The mRNA expression levels of gene involvement in carbohydrate metabolism in the liver (glucose-6-phosphatase, catalytic subunit (G6pc), sterol regulatory element binding transcription factor 1 (Srebp1c)), carbohydrate-responsive element-binding protein α (ChREBPα, also known as MLXIPL), carbohydrate-responsive element-binding protein β (ChREBPβ), pyruvate carboxylase (Pc), glycogen phosphorylase L (Pygl), and phosphoenolpyruvate carboxykinase 1 (Pck1)), were ascertained in the liver tissue by real-time quantitative reverse transcriptase (RT) PCR (qRT-PCR). Total RNA was extracted from the liver tissue by the NucleoSpin RNA Kit (MACHEREY-NAGEL, Düren, Germany). Reverse transcription was performed using the Applied Biosystems High Capacity cDNA Reverse Transcription Kit (Applied Biosystems, Foster City, CA, USA). qRT-PCR reactions were performed by the Power Sybr Green PCR Master Mix (Applied Biosystems, Warrington, UK) using the Applied Biosystems 7500 real-time PCR system. Ribosomal protein lateral stalk subunit P0 (Rplp0) mRNA was used as an internal control. The primers are listed in Table 2.

2.6. Statistical Analysis

Data are presented as mean ± S.E.M. Statistical analysis was performed using the IBM® SPSS® Statistics, version 24 (IBM Corporation, Armonk, NY, USA). One-way analysis of variance (ANOVA) and the post hoc Tukey method examined the differences between groups. Real-time qPCR data were analyzed using DataAssist software, version v3.01 (Applied Biosystems, Life Technologies Corporation 2012, now under Thermo Fisher Scientific, Waltham, MA, USA). A p value of ≤0.05 was considered statistically significant.

3. Results

3.1. The Effects of Saccharin Versus a High Fructose Diet on Metabolic Parameters

Body weight increased to the same extent in all groups (Ctrl-408 ± 9, Sac-407 ± 9 and HFrD-415 ± 8 g). Rats fed HFrD developed “metabolic-like” syndrome as expressed by the development of HTN and elevated levels of Tg (Table 3). In addition, these rats demonstrated impaired glucose metabolism including high fasting blood glucose, high insulin levels, and a high HOMA-IR index. Rats fed with Sac exhibited only high fasting blood glucose but no other features of metabolic-like syndrome (Table 3).

3.2. The Effects of Saccharin Versus a High Fructose Diet on Fatty Changes in the Liver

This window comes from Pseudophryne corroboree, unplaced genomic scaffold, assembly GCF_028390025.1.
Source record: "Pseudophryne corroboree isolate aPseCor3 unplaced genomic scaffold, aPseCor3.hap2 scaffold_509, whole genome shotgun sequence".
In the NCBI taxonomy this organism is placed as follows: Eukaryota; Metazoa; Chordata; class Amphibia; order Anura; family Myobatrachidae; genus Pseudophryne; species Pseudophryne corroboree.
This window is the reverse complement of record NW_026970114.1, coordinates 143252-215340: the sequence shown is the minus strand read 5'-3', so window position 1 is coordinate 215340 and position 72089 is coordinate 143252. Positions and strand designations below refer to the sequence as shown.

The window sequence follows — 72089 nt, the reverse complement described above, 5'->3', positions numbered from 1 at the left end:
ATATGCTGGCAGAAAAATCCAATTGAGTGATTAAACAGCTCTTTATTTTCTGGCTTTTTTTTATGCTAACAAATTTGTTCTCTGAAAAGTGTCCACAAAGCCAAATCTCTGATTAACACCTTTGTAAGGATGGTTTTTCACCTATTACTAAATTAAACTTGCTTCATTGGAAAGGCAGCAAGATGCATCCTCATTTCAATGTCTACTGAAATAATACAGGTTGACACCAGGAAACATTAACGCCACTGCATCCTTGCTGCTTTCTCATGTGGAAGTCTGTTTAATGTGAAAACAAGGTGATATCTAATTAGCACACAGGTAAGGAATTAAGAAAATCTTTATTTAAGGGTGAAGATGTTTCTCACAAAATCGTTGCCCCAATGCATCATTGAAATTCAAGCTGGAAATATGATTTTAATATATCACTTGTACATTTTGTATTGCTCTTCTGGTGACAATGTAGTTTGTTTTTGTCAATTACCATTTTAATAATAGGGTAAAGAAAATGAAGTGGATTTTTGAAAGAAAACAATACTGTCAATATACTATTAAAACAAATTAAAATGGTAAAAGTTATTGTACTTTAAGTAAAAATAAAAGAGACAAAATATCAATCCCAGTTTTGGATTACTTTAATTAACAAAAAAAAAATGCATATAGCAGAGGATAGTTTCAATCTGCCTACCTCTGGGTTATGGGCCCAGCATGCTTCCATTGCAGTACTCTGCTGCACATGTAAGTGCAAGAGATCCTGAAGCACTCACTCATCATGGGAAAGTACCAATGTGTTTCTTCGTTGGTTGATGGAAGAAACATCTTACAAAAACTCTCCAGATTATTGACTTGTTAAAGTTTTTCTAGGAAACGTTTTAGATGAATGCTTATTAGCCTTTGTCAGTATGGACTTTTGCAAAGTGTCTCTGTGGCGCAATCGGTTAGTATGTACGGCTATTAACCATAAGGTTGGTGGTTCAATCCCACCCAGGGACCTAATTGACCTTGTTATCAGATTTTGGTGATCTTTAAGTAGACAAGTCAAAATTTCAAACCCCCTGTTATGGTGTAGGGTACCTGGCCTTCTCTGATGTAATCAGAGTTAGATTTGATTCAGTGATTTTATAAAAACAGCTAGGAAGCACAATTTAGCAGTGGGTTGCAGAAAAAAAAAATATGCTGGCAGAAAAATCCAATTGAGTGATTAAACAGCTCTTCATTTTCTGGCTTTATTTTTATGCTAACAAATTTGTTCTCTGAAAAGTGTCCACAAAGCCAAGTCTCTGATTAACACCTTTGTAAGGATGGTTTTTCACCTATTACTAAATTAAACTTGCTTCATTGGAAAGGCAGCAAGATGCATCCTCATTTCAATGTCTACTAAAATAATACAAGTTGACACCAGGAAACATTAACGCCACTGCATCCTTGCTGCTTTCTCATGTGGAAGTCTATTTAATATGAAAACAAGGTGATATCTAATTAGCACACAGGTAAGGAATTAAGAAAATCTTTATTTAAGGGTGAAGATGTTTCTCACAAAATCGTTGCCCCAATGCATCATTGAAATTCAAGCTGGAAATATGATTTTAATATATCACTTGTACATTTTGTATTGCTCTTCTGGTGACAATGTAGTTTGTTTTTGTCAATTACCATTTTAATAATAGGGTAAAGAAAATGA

Rats fed HFrD exhibited heavier livers than the Ctrl and Sac groups (Ctrl-3.8 ± 0.08 and Sac-3.8 ± 0.08 vs. HFrD-4.5 ± 0.08, p < 0.05, corrected to BW). The histological appearance of the HFrD-fed rats’ livers, showed clear micro-vesicular steatosis changes not observed in the livers of the Ctrl and Sac groups (Figure 1).

3.3. The Effects of Saccharin Versus a High Fructose Diet on the Expression of Genes Linked to Insulin Resistance in the Liver

We studied the expression of several genes associated with carbohydrate metabolism of the liver. No changes were observed in the expression of ChREBPα BP mRNA, a pivotal transcriptional regulator of glycolytic and lipogenic genes. However, HFrD induced a significant increase in the expression of its isoform ChREBPβ, a more potent gene modulator. Sac had no effect on the expression of this isoform. The expression of ChREBPβ is considered a marker for ChREBP activity with high activity indicating insulin resistance. Similarly, HFrD, not saccharin, increased the expression of Srebp1c, a transcriptional regulator of hepatic de novo lipogenesis (DNL). The patterns of gluconeogenic genes were not consistent, as the levels of G6pc and Pc, but not Pck1, were elevated in the HFrD group. The glycogen cleavage enzyme Pygl expression expected to be low when blood glucose was elevated, was significantly higher only in the HFrD group (Figure 2).

4. Discussion

We compared the metabolic effects of Sac and fructose, both used as commercial sweeteners, in an animal model and found that Sac increased fasting blood glucose in exactly the same manner as fructose. However, unlike fructose, Sac produced no negative effects on other metabolic parameters such as Tg, insulin, and the HOMA index. Moreover, HFrD, induced histological fatty liver changes, whereas Sac had no detrimental effect on the liver. The histological findings were in accordance with the in vitro results as only HFrD increased the expression of several genes involved in carbohydrate metabolism (indicating the presence of insulin resistance), whereas Sac produced no such effect.